As I mentioned previously, working in the top loop only is the method I use when teaching others. It’s easier, faster, and more relaxing to work into the top loop only. So for those reasons, I love it. The bottom loop is a little slower to work in, but still easier than working in the back ridge loop.
Having said that, I don’t want to make it sound like the back ridge loop is difficult. The loop is smaller, so it can be a bit trickier to work into, but it’s not as challenging as it might seem at first. As with any skill, it takes practice to identify the loop and work in it consistently.
5 Tips for Crocheting the Perfect Starting Chain
The starting chain is one of the easiest parts of the crochet process, which is probably why it’s the first thing most people learn. I have friends who only know how to make a chain. One even quit smoking by crocheting long chains. Since the beginning chain often ends up being one edge of your fabric, it’s good practice to start out with a good foundation.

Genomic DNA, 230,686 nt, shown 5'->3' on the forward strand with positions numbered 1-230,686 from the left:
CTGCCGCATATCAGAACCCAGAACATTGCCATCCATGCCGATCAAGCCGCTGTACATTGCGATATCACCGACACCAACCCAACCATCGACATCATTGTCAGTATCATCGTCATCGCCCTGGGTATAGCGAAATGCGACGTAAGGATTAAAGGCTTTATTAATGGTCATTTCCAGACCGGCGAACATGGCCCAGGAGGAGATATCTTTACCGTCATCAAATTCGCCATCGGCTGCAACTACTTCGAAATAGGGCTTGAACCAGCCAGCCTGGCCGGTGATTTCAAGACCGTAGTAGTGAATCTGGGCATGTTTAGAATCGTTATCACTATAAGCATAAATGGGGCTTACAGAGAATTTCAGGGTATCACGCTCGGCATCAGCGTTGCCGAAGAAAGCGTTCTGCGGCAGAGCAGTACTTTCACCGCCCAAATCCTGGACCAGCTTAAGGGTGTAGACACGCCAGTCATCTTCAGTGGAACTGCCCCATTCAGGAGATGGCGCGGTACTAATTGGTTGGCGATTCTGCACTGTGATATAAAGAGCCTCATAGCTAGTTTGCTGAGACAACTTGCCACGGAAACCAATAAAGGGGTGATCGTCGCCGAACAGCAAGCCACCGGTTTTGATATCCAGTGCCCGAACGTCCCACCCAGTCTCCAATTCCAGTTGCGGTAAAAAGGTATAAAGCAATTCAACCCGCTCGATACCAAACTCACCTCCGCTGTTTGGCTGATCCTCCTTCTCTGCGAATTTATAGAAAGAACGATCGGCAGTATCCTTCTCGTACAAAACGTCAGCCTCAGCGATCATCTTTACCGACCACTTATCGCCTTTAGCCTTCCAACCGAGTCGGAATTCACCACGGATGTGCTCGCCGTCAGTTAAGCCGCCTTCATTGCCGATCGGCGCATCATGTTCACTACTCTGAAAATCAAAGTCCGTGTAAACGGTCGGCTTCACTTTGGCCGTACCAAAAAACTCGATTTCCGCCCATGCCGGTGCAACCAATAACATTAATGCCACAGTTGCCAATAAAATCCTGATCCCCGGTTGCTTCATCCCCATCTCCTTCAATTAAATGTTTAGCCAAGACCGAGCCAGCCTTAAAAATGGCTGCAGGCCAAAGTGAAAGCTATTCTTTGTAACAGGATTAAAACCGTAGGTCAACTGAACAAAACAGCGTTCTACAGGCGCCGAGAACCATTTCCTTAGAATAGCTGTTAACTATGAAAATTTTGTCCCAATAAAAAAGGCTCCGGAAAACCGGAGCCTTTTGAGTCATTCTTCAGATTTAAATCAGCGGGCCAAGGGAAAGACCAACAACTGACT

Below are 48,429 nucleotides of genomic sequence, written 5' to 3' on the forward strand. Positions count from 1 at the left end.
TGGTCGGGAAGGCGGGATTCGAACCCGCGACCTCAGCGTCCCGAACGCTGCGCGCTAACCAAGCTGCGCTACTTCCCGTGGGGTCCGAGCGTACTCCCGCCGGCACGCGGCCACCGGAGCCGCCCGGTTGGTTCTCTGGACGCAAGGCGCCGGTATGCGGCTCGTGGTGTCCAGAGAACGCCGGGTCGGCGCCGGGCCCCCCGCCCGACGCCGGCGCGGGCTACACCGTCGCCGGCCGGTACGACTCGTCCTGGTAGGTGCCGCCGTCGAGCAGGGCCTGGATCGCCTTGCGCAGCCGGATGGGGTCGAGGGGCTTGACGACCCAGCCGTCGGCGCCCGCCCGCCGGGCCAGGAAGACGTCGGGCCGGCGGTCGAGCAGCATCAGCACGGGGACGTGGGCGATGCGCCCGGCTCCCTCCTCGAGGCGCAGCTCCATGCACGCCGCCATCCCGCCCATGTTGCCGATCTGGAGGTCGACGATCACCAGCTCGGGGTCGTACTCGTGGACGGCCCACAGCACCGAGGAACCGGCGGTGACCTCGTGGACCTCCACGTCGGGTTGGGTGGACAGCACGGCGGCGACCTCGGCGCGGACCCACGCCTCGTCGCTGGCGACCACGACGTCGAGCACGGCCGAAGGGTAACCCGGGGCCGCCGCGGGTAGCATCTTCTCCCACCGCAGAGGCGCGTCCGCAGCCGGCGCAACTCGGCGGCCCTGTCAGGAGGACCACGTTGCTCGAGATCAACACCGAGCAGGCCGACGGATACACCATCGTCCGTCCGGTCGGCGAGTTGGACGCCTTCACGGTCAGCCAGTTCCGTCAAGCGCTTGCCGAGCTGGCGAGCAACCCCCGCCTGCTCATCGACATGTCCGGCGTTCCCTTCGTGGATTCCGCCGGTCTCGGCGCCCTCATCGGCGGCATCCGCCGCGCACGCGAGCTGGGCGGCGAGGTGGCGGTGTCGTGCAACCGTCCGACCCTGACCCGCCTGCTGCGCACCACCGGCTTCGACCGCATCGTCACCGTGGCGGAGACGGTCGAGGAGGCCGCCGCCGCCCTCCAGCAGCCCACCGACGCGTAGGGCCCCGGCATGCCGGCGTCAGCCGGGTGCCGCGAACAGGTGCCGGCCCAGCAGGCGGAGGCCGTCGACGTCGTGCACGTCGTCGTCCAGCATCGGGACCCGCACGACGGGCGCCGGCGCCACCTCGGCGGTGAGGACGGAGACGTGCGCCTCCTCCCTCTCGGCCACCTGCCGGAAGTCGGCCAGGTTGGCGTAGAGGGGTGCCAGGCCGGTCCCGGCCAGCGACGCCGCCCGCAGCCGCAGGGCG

If you’ve found yourself struggling, here are some tips for making the perfect crochet chain.
1. Try to make each chain the same size—this will give you a nice, even-looking edge.
2. The chain is the smallest stitch in crochet. As such, it will be tighter than the rest of the crocheted fabric. If you start a hat at the brim, for example, the chain will be tight without much give while the remainder of the hat will be stretchy. To make the chain a similar size as the other stitches, try crocheting it with a hook one size larger than what you’ll use for the rest of the project.